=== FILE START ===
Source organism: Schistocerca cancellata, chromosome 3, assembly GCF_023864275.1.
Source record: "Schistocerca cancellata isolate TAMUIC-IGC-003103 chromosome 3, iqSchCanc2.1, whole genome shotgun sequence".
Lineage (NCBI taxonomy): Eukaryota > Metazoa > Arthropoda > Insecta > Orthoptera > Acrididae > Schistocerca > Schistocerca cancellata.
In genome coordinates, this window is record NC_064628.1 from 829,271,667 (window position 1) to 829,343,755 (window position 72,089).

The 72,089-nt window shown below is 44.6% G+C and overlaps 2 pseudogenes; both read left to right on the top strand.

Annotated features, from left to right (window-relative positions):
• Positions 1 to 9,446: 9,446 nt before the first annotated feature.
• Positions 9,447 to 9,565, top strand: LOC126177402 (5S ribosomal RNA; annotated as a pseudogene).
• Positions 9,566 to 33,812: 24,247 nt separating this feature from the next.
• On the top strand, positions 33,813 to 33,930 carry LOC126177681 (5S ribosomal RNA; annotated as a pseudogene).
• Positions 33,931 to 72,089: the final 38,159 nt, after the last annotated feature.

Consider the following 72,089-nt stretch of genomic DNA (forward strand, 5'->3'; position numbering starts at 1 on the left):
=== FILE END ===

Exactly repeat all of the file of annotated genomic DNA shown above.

Source organism: Schistocerca cancellata, chromosome 3, assembly GCF_023864275.1.
Source record: "Schistocerca cancellata isolate TAMUIC-IGC-003103 chromosome 3, iqSchCanc2.1, whole genome shotgun sequence".
Lineage (NCBI taxonomy): Eukaryota > Metazoa > Arthropoda > Insecta > Orthoptera > Acrididae > Schistocerca > Schistocerca cancellata.
In genome coordinates, this window is record NC_064628.1 from 829,271,667 (window position 1) to 829,343,755 (window position 72,089).

The 72,089-nt window shown below is 44.6% G+C and overlaps 2 pseudogenes; both read left to right on the top strand.

Annotated features, from left to right (window-relative positions):
• Positions 1 to 9,446: 9,446 nt before the first annotated feature.
• Positions 9,447 to 9,565, top strand: LOC126177402 (5S ribosomal RNA; annotated as a pseudogene).
• Positions 9,566 to 33,812: 24,247 nt separating this feature from the next.
• On the top strand, positions 33,813 to 33,930 carry LOC126177681 (5S ribosomal RNA; annotated as a pseudogene).
• Positions 33,931 to 72,089: the final 38,159 nt, after the last annotated feature.

Consider the following 72,089-nt stretch of genomic DNA (forward strand, 5'->3'; position numbering starts at 1 on the left):